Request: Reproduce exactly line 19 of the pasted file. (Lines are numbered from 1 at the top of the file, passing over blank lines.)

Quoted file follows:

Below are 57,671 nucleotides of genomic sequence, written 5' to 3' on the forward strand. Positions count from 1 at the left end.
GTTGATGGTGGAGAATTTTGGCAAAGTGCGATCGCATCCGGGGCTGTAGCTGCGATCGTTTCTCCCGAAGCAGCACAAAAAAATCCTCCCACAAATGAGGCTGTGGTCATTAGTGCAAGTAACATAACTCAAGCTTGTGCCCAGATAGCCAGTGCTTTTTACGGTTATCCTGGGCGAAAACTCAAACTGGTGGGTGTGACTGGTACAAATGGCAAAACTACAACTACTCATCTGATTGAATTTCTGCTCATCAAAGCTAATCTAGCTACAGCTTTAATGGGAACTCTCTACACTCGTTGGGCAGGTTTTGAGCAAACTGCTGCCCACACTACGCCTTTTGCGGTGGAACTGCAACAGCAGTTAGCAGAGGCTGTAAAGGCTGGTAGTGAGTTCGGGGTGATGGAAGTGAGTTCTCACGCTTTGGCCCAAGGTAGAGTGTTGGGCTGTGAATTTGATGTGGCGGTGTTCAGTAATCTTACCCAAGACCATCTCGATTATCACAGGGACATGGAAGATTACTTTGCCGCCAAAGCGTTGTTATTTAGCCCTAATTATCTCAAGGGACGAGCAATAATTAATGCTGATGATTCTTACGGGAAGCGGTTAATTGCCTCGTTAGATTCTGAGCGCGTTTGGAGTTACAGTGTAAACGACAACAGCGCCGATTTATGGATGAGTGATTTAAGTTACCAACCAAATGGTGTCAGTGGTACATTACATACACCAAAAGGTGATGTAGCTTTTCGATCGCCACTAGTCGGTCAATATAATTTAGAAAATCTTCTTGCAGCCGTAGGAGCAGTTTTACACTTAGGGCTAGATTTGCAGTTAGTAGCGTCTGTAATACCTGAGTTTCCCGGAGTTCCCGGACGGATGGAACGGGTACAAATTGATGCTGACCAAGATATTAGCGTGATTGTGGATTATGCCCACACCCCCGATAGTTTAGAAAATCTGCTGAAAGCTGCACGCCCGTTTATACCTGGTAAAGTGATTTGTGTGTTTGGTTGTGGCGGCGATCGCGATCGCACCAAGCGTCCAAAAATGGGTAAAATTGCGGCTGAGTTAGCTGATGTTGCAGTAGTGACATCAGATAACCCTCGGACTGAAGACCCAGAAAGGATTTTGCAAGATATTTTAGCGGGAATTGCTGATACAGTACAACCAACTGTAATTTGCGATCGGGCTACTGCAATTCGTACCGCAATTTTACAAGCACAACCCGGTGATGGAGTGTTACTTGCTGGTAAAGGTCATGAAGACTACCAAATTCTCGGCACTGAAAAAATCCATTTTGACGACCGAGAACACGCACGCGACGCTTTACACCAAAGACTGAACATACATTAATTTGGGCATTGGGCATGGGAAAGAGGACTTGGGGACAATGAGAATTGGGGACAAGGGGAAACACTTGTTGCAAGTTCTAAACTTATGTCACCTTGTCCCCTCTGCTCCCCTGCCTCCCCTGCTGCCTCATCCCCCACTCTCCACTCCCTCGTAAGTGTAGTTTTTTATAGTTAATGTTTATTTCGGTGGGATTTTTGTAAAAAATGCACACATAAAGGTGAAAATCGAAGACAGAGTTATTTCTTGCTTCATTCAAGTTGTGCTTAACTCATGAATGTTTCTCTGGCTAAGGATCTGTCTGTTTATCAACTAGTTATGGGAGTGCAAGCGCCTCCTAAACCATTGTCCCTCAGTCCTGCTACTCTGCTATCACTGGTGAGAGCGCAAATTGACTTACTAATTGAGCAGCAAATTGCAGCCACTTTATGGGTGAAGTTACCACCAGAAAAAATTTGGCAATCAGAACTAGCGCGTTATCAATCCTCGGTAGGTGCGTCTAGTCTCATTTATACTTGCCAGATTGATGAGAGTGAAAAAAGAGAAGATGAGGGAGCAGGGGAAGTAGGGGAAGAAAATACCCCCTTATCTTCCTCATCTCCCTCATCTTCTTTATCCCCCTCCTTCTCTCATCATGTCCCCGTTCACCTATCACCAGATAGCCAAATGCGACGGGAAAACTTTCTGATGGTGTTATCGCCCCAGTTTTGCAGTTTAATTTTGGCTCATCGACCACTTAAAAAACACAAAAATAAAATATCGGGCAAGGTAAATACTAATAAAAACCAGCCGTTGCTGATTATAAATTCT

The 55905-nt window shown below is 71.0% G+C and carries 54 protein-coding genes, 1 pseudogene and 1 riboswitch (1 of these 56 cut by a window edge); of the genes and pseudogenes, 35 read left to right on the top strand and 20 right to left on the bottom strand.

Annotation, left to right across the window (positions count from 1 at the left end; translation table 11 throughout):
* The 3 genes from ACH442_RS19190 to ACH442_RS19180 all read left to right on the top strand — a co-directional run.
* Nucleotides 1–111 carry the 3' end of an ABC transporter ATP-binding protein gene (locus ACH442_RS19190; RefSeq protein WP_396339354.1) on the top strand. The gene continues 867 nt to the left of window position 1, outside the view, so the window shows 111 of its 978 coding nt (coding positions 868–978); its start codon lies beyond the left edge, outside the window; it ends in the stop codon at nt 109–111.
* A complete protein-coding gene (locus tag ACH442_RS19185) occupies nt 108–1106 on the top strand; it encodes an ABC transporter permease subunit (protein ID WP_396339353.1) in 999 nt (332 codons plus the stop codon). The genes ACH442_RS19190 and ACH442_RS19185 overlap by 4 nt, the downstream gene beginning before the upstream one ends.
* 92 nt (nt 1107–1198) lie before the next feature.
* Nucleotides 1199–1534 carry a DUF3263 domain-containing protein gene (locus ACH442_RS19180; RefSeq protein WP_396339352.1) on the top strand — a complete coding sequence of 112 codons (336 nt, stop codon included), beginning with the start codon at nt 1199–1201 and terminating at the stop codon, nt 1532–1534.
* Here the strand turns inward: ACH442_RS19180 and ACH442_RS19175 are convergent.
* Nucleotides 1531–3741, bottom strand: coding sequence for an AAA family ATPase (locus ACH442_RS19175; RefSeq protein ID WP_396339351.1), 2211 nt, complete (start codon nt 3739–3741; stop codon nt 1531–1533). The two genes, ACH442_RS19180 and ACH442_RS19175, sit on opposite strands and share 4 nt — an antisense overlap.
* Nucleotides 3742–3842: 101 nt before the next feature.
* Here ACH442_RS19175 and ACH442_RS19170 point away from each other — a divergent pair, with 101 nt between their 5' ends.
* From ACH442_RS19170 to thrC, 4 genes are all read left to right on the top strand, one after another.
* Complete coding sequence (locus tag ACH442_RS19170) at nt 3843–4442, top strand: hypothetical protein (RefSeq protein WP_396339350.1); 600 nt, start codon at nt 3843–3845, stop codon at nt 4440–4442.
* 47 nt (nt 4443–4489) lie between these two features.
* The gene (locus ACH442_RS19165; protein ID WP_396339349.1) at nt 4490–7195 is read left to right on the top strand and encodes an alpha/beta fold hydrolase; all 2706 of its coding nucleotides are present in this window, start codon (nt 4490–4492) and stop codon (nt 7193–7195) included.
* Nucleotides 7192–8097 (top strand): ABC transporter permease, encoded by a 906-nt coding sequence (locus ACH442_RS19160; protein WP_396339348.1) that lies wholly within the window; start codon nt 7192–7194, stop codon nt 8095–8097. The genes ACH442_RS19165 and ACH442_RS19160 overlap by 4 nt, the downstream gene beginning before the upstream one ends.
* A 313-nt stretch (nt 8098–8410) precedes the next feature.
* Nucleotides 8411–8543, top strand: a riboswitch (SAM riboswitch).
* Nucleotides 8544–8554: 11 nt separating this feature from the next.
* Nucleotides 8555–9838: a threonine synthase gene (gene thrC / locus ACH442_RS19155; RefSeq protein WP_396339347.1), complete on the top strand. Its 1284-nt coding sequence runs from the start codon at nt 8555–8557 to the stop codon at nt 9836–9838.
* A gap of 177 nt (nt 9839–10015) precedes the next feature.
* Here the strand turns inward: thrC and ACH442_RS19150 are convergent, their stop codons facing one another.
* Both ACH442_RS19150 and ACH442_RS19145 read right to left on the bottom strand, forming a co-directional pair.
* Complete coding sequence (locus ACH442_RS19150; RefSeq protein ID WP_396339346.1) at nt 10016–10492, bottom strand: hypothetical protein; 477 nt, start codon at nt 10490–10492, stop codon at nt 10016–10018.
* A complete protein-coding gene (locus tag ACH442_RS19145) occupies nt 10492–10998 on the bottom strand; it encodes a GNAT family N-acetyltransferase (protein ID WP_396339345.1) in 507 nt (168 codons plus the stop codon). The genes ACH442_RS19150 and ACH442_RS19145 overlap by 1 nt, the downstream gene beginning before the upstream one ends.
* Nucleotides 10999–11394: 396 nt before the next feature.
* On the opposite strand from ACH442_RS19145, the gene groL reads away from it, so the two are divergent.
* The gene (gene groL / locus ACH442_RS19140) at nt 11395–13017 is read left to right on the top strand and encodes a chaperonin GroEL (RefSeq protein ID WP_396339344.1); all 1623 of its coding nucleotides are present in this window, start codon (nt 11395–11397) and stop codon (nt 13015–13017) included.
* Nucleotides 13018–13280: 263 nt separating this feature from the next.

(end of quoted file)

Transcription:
* A 313-nt stretch (nt 8098–8410) precedes the next feature.